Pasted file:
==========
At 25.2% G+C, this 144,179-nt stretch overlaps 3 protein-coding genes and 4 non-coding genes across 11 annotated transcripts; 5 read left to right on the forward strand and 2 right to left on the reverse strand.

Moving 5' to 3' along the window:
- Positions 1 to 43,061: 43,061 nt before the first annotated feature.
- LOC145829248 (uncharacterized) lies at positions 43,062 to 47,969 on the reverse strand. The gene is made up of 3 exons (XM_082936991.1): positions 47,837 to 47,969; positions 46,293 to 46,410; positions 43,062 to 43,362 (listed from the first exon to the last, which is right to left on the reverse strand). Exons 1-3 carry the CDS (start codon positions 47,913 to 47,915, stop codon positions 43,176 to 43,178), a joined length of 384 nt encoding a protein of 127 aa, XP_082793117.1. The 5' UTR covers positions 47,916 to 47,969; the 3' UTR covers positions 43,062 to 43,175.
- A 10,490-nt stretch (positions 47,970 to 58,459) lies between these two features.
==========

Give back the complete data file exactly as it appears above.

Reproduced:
At 25.2% G+C, this 144,179-nt stretch overlaps 3 protein-coding genes and 4 non-coding genes across 11 annotated transcripts; 5 read left to right on the forward strand and 2 right to left on the reverse strand.

Moving 5' to 3' along the window:
- Positions 1 to 43,061: 43,061 nt before the first annotated feature.
- LOC145829248 (uncharacterized) lies at positions 43,062 to 47,969 on the reverse strand. The gene is made up of 3 exons (XM_082936991.1): positions 47,837 to 47,969; positions 46,293 to 46,410; positions 43,062 to 43,362 (listed from the first exon to the last, which is right to left on the reverse strand). Exons 1-3 carry the CDS (start codon positions 47,913 to 47,915, stop codon positions 43,176 to 43,178), a joined length of 384 nt encoding a protein of 127 aa, XP_082793117.1. The 5' UTR covers positions 47,916 to 47,969; the 3' UTR covers positions 43,062 to 43,175.
- A 10,490-nt stretch (positions 47,970 to 58,459) lies between these two features.